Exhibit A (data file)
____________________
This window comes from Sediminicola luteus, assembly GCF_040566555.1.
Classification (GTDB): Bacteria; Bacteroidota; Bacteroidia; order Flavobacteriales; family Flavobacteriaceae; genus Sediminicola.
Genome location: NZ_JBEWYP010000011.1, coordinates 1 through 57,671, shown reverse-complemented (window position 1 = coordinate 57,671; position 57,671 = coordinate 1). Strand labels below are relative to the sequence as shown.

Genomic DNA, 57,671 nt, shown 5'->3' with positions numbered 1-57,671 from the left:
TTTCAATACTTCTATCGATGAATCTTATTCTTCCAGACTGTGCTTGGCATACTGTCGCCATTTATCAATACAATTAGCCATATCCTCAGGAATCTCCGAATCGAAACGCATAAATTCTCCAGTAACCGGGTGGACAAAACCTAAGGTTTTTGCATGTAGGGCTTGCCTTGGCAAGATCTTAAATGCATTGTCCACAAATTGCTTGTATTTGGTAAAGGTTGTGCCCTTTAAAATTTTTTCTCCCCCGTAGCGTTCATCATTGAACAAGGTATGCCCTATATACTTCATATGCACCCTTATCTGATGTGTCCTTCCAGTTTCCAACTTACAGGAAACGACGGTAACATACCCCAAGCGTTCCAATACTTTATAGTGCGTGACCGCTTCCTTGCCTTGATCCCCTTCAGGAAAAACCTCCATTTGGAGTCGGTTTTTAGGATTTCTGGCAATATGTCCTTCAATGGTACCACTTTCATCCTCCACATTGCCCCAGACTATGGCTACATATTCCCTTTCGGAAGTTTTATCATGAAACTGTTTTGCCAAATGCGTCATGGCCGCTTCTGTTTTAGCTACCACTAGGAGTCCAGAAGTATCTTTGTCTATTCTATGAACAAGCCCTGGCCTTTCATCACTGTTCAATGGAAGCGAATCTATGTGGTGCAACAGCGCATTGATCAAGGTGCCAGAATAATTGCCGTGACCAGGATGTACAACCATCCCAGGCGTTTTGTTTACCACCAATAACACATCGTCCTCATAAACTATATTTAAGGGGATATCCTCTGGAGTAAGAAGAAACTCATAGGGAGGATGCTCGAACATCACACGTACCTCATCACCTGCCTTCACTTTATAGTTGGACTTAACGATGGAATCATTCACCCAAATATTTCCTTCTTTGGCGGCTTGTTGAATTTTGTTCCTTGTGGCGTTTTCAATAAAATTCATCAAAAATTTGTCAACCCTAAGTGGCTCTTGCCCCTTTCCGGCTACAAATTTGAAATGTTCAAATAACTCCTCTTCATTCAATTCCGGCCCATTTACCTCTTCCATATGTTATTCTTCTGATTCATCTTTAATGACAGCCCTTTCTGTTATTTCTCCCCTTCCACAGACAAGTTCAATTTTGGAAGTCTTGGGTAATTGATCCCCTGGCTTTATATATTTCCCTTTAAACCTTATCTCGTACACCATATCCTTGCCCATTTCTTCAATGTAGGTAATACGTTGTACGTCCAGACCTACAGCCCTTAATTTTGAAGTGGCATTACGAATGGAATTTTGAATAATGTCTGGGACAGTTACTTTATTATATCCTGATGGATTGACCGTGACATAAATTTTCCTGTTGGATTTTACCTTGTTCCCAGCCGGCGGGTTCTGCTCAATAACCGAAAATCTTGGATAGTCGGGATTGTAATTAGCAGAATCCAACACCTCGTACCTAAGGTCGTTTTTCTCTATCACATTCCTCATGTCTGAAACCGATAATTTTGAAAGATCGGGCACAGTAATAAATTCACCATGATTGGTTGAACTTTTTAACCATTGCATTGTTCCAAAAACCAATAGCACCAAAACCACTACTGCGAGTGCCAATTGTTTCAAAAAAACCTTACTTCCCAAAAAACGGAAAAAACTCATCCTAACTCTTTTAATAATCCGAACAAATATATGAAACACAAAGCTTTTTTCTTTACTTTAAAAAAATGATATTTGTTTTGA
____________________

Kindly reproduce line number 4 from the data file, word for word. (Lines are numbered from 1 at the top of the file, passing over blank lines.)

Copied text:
Genomic DNA, 57,671 nt, shown 5'->3' with positions numbered 1-57,671 from the left: